The Government also provided €25 million for social care, including more home care supports and packages. It also provided €1.4 million for rehabilitation and step-down beds in Limerick and Cork and money to deal with complex case discharges to allow people to return to the community. We have opened additional beds at the national rehabilitation hospital and a day hospital is planned at Cashel. Moreover, the HSE's winter plan included a communication strategy, as called for in the motion. The strategy incorporated a public information campaign to increase awareness of the different approaches to accessing services, including emergency services, over the winter period. I must, therefore, counteract the narrative that there was a failure to predict or plan for what has occurred.

We need more beds to reduce the unacceptable number of patients who are still ending up on trolleys. This winter, we are opening an additional 227 beds and the capacity report will inform our plans for further increasing capacity. As of today, nearly 150 additional beds have been opened in Beaumont Hospital, St. James's Hospital, Naas General Hospital, St. Luke's Hospital, Kilkenny, Our Lady of Lourdes Hospital, Drogheda, and Limerick and Galway hospitals.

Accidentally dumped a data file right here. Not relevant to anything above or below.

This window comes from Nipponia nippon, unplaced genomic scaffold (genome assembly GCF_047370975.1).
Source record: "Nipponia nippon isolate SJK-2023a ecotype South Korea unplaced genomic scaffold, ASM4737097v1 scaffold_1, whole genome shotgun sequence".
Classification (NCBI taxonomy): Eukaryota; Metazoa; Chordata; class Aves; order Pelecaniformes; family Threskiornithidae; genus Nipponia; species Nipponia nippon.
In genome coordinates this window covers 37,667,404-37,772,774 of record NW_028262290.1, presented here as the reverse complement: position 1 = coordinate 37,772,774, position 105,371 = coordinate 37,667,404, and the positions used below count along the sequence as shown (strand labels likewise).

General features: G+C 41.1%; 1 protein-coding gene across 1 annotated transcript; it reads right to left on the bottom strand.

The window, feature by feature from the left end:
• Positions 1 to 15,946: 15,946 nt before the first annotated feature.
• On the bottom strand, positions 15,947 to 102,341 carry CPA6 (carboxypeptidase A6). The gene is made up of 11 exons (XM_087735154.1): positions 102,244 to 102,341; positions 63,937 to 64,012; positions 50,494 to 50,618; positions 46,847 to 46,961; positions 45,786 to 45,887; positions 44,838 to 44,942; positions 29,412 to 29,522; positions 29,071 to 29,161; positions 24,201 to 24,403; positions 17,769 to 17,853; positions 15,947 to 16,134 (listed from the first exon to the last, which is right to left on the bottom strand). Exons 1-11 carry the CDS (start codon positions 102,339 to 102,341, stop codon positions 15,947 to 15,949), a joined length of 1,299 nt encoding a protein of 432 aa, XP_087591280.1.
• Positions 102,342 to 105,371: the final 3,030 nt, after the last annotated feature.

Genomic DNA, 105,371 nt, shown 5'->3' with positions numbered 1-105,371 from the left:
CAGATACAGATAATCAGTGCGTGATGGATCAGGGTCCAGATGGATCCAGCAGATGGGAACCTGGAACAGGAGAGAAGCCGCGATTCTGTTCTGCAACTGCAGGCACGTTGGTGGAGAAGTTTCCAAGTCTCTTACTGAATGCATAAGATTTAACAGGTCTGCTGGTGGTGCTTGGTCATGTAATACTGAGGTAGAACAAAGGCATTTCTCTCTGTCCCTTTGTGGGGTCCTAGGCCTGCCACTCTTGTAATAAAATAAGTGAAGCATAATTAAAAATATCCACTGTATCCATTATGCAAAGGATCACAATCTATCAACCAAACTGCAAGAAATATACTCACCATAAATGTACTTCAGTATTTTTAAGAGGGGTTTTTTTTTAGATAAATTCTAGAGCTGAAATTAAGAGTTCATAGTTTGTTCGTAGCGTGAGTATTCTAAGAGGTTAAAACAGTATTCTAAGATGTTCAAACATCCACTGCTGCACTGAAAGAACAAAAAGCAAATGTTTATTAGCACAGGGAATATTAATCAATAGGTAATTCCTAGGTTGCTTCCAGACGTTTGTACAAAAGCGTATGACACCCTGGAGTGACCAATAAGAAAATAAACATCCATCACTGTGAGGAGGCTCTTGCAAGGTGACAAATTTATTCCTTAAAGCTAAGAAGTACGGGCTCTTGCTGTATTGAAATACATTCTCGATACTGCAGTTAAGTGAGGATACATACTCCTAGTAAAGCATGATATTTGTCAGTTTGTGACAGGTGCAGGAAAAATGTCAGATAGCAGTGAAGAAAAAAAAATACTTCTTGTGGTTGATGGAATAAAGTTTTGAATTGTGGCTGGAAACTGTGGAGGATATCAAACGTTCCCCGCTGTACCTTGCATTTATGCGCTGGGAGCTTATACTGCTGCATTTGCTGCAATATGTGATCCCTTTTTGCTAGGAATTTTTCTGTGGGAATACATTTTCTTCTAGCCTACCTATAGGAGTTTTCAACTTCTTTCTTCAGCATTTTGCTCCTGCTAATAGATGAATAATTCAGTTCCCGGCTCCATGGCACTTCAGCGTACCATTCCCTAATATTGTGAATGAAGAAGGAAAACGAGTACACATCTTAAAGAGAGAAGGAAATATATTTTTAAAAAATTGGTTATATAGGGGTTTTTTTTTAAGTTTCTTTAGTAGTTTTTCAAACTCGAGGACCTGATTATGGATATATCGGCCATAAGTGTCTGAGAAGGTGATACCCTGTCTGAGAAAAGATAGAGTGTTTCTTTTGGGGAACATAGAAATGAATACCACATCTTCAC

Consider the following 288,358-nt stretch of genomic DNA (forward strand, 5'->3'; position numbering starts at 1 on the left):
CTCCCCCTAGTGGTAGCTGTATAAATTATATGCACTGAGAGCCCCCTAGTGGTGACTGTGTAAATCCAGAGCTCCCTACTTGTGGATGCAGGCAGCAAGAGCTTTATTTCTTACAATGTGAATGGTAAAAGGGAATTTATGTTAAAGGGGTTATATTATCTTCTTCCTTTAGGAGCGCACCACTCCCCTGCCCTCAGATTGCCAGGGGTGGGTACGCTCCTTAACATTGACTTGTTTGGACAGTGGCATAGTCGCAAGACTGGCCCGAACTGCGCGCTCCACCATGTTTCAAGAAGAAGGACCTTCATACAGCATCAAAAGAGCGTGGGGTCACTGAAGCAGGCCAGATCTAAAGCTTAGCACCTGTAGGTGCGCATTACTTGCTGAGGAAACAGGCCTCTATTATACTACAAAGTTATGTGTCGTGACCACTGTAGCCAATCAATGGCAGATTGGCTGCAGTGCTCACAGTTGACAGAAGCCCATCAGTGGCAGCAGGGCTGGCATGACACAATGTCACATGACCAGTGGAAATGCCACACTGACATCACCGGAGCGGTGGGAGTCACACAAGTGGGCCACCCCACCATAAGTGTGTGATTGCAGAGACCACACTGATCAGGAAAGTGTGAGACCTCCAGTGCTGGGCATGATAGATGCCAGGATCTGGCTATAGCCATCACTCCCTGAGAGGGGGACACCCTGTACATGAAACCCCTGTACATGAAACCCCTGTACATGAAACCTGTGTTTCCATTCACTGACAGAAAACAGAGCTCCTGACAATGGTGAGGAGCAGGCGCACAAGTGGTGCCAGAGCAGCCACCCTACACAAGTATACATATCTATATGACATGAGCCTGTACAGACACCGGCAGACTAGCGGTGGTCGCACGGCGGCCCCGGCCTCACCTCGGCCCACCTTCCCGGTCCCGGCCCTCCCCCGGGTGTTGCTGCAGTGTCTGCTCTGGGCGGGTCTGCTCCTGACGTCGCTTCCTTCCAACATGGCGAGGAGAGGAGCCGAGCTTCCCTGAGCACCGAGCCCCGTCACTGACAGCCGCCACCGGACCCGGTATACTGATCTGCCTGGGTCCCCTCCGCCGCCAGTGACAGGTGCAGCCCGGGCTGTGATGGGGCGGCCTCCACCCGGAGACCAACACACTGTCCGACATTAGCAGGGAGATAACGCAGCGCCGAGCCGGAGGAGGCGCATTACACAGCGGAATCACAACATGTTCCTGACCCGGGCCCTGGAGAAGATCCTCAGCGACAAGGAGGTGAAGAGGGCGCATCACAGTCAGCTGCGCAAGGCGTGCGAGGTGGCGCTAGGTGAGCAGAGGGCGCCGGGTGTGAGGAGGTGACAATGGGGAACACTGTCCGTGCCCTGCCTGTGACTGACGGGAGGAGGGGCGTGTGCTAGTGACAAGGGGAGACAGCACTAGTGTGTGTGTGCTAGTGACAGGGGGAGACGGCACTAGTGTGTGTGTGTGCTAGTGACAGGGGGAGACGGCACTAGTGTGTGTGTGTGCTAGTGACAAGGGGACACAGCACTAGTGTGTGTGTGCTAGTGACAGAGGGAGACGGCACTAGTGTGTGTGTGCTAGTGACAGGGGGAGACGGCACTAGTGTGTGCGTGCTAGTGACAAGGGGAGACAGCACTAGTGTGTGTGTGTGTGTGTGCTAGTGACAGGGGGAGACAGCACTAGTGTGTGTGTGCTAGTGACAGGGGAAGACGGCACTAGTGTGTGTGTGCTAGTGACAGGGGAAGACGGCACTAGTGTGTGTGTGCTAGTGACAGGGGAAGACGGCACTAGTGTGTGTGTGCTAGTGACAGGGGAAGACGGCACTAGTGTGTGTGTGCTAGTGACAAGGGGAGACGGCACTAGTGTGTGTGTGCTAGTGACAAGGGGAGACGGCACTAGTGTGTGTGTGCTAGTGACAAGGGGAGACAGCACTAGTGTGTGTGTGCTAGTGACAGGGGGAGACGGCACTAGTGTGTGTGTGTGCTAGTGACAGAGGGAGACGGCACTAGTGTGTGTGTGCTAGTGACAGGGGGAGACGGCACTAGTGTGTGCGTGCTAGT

We have a growing and ageing population in this country and demand for our health and social care services is only going to go in one direction. In the region of 1.3 million people attended our emergency departments last year and more than 330,000 people were admitted to hospitals from emergency departments during the same period. This represents an increase on last year. In particular, there was an increase in the number of older people, those aged 75 years or over. The figure was up 11.3% last year on the year before.

Notwithstanding this rising demand, I wish to comment on something we do not often hear about, which is that some of our hospitals have done rather well. The figures show that Our Lady of Lourdes, Drogheda, Beaumont Hospital, Cavan General Hospital and St. Vincent's University Hospital, to name but a few, have seen a significant reduction in trolley numbers, ranging from 40% to 50%, compared to 2016. The Irish Nurses and Midwives Organisation figures acknowledge that point. We should acknowledge where good practice is in place and demand that it happens throughout the system.

I acknowledge that some hospitals experience specific challenges. The hospitals in Galway and Limerick have capacity issues but they have embraced the national patient flow project and both hospitals have seen improvements in this regard. I wish to thank staff and management in those hospitals.